Convergence in environmental values: An empirical and conceptual defense

Ben Minteer, Robert E. Manning

Research output: Chapter in Book/Report/Conference proceedingChapter

1 Scopus citations


Must our disagreements about the moral status of nature prevent us from supporting the same environmental policies? This question is at the core of Bryan Norton's convergence hypothesis, first discussed in an early paper in Environmental Ethics and later developed in his book Toward Unity among Environmentalists as well as in several more recent publications.1 Stated simply, Norton's claim is that individuals who rely on a sufficiently broad and temporally extended range of human values (a position he originally termed "weak anthropocentrism") and nonanthropocentrists who embrace a consistent notion of the intrinsic value of nature will both tend to endorse similar policies in par tic u lar situations. This overlapping of human and nonhuman concerns is to be expected, since in order to adequately sustain a broad range of human values over time, the ecological contexts on which these goods depend must also be sustained-a goal accomplished through the formulation of long-sighted, multivalue environmental policy. If this sort of common ground exists among individuals of varying ethical stripes, then Norton believes environmental phi los o phers (and environmentalists generally) might consequently agree to set aside many of our increasingly worn contests over the philosophical bearing of various environmental commitments. Once this happens, attention could be turned toward more concrete (and therefore more useful) analyses of the location and character of environmental values in actual policy discussions. The theory of convergence thus comports well with Norton's general pragmatic approach to environmental ethics, a stance that has found him calling for a practical environmental philosophy focused not on speculative metaphysical arguments about nonhuman nature, but on the complex and interpenetrating moral underpinnings of actual environmental policies and practices.2 Given the traditional emphasis of environmental philos o phers on the founding and vigorous defense of general and universal moral principles (the very habits that Norton is attempting to leave behind), the convergence hypothesis has, not surprisingly, met with less than universal support in environmental ethical circles. In par tic u lar, J. Baird Callicott, Laura Westra, and Brian Steverson have come out in strong opposition to Norton's thesis.3 As we explain below, we take it to be significant that none of these critics attempt to engage the convergence hypothesis at an empirical level-the realm in which Norton clearly believes his thesis is to be either validated or rejected. Elsewhere we have argued that environmental phi los o phers can learn much from such experimental approaches toward environmental values.4 This need is especially great with respect to notions like convergence because, in their objections, Norton's critics have tended to revert to their own precast environmental ideologies, taking issue with Norton's own philosophical proclivities rather than considering the practical questions he raises about the relationship between concrete public environmental values and policy judgments. Of course, Norton's epistemological and ontological claims are fair game, and we do not seek to discourage critical analyses of the serious philosophical concerns at stake here. We simply suggest that more attention needs to be paid to the examination of the idea of value convergence on environmental policy from an empirical standpoint. This sort of analysis could provide a useful ser vice for environmental philosophical discussions, and might contribute to the ongoing development of a more practical and effective style of environmental ethical inquiry. If it can be demonstrated that public ethical diversity toward the natural world does not preclude a high level of agreement on common policy goals (at least in par tic u lar cases), then we would argue that environmental phi los o phers should refrain from dismissing arguments like the convergence hypothesis out of hand, especially if such dismissals are made simply because the convergence model refuses to be blindly monistic in its countenance of a range of moral programs. In this chapter, we therefore attempt to provide an empirical exploration and defense of a general convergence framework. First, we briefly rehearse and consider the various critiques of convergence, and show that while his critics attempt to draw out perceived philosophical flaws in Norton's thesis, they do indeed avoid the important practical question about convergence on real matters of environmental policy. We then present and discuss an empirical study of environmental ethics, values, and attitudes toward forest policy (carried out in the context of Vermont's Green Mountain National Forest) that leads us to endorse a reading of Norton's thesis as an accurate model of public en-vironmentalism, at least in the Vermont case. We conclude by discussing how these data lead us to question a number of the dispositions and the practices of environmental philosophy. In par tic u lar, we suggest that the unmistakable pessimism in the attitudes of Norton's critics toward the ability of the public to arrive at sound environmental policy without sole recourse to a nonanthro-pocentric foundation is unwarranted. Further, we propose that this stance is detrimental to the development of a more inclusive public environmental philosophy.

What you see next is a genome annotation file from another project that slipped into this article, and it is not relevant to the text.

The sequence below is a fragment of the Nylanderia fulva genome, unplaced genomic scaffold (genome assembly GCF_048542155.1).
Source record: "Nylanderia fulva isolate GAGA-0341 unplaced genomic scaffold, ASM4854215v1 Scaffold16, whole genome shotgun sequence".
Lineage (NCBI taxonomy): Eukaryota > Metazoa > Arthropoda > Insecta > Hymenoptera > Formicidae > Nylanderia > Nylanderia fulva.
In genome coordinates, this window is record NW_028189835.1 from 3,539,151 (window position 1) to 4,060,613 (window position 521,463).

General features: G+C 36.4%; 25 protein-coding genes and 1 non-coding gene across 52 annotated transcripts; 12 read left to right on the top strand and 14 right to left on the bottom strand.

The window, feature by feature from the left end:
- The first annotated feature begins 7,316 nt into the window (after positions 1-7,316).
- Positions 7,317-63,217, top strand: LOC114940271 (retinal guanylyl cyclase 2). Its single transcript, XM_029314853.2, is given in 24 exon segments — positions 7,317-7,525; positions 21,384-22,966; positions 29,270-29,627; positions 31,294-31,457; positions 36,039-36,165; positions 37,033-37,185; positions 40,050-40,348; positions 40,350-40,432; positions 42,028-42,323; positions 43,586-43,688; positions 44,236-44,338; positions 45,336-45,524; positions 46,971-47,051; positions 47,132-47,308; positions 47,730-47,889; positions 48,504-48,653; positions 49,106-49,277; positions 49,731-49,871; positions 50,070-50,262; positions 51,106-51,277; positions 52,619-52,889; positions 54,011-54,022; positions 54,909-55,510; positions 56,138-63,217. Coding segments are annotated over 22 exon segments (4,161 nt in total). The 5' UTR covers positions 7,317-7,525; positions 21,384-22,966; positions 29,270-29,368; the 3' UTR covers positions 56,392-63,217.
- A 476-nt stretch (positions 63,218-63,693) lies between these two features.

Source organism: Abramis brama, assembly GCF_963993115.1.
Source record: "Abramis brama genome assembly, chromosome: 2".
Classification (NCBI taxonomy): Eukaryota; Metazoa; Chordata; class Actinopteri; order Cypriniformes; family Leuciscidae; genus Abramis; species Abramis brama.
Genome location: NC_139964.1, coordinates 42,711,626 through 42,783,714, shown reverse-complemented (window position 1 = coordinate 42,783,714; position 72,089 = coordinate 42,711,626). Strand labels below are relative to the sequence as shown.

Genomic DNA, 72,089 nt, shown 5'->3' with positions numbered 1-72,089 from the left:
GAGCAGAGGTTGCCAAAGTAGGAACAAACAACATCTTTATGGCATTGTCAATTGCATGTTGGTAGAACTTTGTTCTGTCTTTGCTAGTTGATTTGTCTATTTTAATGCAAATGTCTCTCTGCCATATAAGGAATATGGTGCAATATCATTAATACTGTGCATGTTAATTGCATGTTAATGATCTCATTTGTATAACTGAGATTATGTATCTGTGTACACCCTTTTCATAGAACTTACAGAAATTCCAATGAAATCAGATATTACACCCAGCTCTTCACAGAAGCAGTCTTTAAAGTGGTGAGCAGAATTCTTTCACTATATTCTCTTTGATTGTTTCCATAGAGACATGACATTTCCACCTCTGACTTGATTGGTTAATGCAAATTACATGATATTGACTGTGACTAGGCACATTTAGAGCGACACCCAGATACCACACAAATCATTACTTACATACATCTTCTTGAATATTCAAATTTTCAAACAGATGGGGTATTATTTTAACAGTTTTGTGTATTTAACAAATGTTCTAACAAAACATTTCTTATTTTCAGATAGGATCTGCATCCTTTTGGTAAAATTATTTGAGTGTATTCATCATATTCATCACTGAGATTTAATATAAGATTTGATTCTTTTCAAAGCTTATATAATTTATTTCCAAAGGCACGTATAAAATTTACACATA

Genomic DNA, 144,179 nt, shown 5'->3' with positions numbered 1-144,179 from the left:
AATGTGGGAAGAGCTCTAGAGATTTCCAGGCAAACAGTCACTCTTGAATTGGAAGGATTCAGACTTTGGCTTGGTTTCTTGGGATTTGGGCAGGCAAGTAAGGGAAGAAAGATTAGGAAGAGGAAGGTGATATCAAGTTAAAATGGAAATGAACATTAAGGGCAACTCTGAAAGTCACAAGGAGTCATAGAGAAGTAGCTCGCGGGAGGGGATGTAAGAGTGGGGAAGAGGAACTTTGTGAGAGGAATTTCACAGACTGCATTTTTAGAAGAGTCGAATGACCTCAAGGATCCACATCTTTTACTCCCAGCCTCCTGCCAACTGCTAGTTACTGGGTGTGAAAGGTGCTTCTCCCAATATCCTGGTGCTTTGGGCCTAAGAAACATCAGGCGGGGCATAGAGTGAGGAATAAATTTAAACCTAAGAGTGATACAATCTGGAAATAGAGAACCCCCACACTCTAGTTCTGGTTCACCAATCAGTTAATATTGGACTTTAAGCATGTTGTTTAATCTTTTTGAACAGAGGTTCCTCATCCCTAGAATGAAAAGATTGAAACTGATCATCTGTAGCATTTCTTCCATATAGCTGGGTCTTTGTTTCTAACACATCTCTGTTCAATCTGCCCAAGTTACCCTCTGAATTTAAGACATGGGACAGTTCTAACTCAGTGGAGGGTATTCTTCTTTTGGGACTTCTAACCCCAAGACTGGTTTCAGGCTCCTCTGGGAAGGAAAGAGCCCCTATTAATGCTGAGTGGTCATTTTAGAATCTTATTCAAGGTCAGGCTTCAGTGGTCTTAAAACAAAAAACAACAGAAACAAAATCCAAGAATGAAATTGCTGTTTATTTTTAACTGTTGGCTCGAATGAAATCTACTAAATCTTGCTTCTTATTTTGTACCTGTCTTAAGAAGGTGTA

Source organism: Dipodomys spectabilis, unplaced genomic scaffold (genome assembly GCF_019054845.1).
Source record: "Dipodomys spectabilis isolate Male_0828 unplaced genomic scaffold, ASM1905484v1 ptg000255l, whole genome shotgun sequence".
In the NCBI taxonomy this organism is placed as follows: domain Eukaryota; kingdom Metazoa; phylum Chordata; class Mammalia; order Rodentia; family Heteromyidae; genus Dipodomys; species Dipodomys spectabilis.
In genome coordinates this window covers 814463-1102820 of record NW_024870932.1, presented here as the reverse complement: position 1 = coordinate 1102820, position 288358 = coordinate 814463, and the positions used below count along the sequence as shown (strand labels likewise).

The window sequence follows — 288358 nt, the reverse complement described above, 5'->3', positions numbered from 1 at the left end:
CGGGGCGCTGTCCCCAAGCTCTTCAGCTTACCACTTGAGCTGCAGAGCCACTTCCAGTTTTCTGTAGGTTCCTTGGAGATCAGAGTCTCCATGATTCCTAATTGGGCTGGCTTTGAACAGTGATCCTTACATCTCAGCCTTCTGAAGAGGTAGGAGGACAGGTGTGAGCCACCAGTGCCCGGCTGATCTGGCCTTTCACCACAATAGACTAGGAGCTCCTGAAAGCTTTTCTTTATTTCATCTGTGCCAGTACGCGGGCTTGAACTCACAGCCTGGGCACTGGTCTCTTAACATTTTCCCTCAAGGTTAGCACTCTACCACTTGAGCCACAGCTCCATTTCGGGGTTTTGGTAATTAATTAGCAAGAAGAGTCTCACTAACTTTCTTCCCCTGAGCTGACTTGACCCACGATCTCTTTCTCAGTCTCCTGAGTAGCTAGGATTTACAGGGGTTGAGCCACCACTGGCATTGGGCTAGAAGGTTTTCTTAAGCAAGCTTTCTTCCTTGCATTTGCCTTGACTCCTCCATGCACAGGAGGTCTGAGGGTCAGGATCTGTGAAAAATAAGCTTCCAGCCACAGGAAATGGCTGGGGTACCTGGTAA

Original languageEnglish (US)
Title of host publicationNature in Common?
Subtitle of host publicationEnvironmental Ethics and the Contested Foundations of Environmental Policy
PublisherTemple University Press
Number of pages16
ISBN (Print)9781592137039
StatePublished - Dec 1 2009


ASJC Scopus subject areas

  • Arts and Humanities(all)

Cite this

Minteer, B., & Manning, R. E. (2009). Convergence in environmental values: An empirical and conceptual defense. In Nature in Common?: Environmental Ethics and the Contested Foundations of Environmental Policy (pp. 65-80). Temple University Press.